So with the motivations out of the way let's move on to a quick checkup on security principle/ This is the CIA Triad it's an established way of thinking about the security of IT systems. Integrity covers essentially making sure that the data is only ever modified in expected and intended ways and confidentiality is broadly about guarding access to the data. And my personal favorite is availability because without availability the other two are actual

trivialities you could just encrypt your data throw away a key, chuck the data to the bottom of the ocean and you'd have perfect confidentiality and perfect integrity without much use.

So while there may seem like abstract top level concepts, it is actually easy to connect these Concepts to concrete security concerns. So everybody here is likely familiar with the top 10 Owasp list, if not I highly recommend reading up on it, we also again have published a guide on the topic and you can find a recent webinar on our website as well. It should be noted that, although quite extensive, this is only a top 10 list and you can look at the 2019 list for some additional items for example that are no longer on the top 10  list it this list enumerates the most severe symptoms of failures in the underlying aspects of security and I've linked these here um in this in this nice slide.


So when designing an API with security in mind, I would recommend focusing on the three core principles instead of just blindly checking the Owasp top 10 list or any other list. That is not to say that the Owasp top 10 list is useless in fact it is extremely useful because with a good

understanding of the real world attack vectors what you can do is you can figure out how to effectively allocate your resources to your defenses so with that in mind um let's make a quick uh threat modeling exercise let's take a look at how those Owasp top 10 items line up on a typical API call. 

 

So this is a slightly simplified view of a standard API call for our purposes I have included some of the traditional web security steps like WF and rate limiting we have authentication which can and in many cases is separated and delegated to a third-party solution or centralized solution then we have the application layer by which we mean the part where the request is processed by any middleware and hand it off to a handler function and in this case there may also be calls to third-party APIs many of the important steps around API security can only be done in this

layer so for example sanitizing request parameters validation, authorization, etc. and that is because usually at the network layer you don't have visibility into these aspects of a request.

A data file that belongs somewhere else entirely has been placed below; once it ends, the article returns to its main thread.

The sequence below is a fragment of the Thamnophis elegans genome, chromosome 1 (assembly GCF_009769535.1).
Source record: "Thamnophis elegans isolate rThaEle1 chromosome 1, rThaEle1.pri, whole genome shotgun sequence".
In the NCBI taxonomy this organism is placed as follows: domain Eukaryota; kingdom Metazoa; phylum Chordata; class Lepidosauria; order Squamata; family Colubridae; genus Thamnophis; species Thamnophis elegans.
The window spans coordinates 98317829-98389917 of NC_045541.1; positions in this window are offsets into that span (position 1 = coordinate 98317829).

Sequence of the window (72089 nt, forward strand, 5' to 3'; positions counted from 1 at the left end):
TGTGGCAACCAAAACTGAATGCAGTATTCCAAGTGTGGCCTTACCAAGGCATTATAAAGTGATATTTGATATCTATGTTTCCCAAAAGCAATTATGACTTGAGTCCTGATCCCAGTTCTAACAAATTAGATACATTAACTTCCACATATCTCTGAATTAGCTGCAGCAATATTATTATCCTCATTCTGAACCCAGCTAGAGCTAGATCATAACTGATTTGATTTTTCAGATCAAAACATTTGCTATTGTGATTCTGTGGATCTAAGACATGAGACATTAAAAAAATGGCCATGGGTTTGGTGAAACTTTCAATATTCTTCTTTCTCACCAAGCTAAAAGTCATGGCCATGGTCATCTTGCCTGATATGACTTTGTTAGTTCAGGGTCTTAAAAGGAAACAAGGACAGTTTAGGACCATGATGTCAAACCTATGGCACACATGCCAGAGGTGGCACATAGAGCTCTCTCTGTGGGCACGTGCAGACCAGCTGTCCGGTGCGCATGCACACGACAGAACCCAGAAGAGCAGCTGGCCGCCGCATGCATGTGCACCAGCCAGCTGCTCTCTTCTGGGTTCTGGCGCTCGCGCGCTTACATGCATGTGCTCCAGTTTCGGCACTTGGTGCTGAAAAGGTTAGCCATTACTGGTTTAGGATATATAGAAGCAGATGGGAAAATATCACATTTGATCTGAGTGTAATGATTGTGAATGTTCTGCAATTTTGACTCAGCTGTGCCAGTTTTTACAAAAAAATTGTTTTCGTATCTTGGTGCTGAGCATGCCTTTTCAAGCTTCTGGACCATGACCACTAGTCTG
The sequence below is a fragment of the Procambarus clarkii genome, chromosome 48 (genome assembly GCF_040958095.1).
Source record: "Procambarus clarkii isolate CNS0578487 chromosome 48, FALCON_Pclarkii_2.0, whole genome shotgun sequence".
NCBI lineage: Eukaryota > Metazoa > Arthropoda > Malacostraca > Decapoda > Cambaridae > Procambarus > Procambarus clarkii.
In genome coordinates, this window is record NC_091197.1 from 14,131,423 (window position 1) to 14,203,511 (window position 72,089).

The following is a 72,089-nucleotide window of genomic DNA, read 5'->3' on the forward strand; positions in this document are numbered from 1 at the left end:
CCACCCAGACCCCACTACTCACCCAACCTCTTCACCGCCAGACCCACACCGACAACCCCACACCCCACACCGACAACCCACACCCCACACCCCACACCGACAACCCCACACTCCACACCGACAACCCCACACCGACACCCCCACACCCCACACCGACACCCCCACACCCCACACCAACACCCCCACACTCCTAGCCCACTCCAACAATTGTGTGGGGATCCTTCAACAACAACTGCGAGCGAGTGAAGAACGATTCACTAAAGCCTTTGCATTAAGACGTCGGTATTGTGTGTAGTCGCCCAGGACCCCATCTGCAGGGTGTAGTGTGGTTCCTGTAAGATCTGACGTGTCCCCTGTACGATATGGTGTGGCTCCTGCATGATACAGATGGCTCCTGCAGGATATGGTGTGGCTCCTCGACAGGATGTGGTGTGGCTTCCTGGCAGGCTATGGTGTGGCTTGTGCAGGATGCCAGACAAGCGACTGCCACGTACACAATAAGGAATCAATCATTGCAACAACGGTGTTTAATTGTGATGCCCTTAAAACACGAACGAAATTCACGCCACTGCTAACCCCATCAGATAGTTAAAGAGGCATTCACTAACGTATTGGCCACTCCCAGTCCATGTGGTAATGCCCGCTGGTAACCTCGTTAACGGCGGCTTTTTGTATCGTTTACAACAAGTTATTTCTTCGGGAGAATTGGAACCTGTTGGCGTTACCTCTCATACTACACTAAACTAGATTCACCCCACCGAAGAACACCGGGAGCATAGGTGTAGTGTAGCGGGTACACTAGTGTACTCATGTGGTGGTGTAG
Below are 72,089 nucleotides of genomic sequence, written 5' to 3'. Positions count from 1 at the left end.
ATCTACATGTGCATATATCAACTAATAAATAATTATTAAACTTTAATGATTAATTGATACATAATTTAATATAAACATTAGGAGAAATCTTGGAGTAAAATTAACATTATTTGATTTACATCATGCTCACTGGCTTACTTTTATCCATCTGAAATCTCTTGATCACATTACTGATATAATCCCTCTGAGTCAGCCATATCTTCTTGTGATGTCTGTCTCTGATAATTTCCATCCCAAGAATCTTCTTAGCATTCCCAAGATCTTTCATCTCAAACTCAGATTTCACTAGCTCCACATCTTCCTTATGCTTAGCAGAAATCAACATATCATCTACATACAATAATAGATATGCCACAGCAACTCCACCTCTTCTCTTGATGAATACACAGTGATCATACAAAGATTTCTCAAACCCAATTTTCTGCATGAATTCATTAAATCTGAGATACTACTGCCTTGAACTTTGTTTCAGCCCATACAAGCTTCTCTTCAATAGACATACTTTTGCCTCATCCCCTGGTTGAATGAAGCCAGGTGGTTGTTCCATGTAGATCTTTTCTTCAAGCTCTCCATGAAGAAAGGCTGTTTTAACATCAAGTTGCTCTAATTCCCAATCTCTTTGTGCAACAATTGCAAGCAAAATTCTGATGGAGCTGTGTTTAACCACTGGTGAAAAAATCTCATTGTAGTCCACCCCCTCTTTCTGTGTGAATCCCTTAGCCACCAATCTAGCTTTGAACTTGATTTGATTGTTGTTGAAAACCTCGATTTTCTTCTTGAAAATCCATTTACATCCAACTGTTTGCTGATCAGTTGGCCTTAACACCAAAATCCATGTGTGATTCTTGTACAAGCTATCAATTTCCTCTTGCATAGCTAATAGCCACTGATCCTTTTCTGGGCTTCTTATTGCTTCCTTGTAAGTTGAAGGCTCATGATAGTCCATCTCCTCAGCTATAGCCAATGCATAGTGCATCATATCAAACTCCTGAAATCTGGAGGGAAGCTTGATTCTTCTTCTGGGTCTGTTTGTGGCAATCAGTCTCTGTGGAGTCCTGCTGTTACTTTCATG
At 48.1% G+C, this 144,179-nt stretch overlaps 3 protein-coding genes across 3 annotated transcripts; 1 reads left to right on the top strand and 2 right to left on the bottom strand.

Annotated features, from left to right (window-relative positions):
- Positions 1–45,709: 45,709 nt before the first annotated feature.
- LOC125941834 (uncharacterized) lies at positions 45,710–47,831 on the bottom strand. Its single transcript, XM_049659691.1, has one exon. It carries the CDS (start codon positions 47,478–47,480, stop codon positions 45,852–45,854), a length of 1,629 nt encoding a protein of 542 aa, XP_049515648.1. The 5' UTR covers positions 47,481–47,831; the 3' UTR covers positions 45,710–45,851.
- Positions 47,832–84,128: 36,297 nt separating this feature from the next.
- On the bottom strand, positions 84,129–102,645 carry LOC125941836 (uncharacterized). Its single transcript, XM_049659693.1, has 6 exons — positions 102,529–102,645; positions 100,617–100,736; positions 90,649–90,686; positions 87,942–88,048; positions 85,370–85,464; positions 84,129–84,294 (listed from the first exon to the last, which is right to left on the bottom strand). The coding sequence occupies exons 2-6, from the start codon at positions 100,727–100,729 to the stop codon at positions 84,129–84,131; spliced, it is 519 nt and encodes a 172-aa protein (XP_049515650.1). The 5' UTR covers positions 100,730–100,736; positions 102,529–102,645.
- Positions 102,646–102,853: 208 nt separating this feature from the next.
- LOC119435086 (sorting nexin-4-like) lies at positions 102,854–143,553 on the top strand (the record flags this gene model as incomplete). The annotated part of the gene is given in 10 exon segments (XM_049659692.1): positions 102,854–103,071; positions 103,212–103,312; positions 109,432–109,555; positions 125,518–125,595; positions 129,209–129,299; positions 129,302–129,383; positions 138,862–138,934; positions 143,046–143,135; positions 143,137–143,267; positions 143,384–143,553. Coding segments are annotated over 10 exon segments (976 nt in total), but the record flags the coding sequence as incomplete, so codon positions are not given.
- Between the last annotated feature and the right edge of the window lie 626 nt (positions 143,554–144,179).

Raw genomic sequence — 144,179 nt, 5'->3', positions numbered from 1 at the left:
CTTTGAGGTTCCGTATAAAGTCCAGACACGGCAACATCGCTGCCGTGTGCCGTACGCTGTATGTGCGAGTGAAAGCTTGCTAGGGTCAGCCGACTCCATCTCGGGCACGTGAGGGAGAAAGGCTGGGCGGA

Also note that in some of these steps they should be applied to the response objects or response payloads as well so let's investigate where the Owasp top 10 issues appear in this VI so we'll skip points eight and nine because those affect the setup and management of the API as a whole and not individual API calls as such I'll also go slightly out of order to uh have this

flow nicely so the first one is broken authentication and this can be completely external to the application layer if indeed it is being handled by a separate process or a third party. 

The other thing that can be handled by traditional web security functions is unrestricted usage of an API however this depends on the application there may this may have to be dealt with during the validation stage or or by the business logic itself this is the case when instead of repeated requests you can simply set a query parameter to a high value and that way get unrestricted resource access again this is not something that a WAF can easily help you with so the next three items on the top 10 list are all failures in authorization and finally the last two items sit in the application layer as well. 

So when you look at the top 10 Owasp list in this process you can appreciate what we mean when we say that the traditional web security does not really protect you against the current Owasp top 10 so obviously you should still do TLS and rate limiting, etc., but with the exception of authentication and in some cases the unrestricted access all of the Owasp top 10

issues are application layer problems and of these the top three are authorization issues.

So this exercise should give you a good idea about where to spend time and attention when working on the security of your APIs next I want to take a look at two important meta aspects of APIs or software development in general. Number one is the fact that your API is going to affect many different parties who will have entirely separate needs and requirements from your API so just the existence of multiple stakeholders yields one of the most important top tips for API development in general which is documentation so this is key for any form of collaboration obviously but I want to stress that even for a single person company you should absolutely not work on an API without documentation even if you're working on an internal API that does not have external consumers your future self from two years in the future will thank you for properly documenting all your weird but brilliant at the time design decisions speaking from experience here.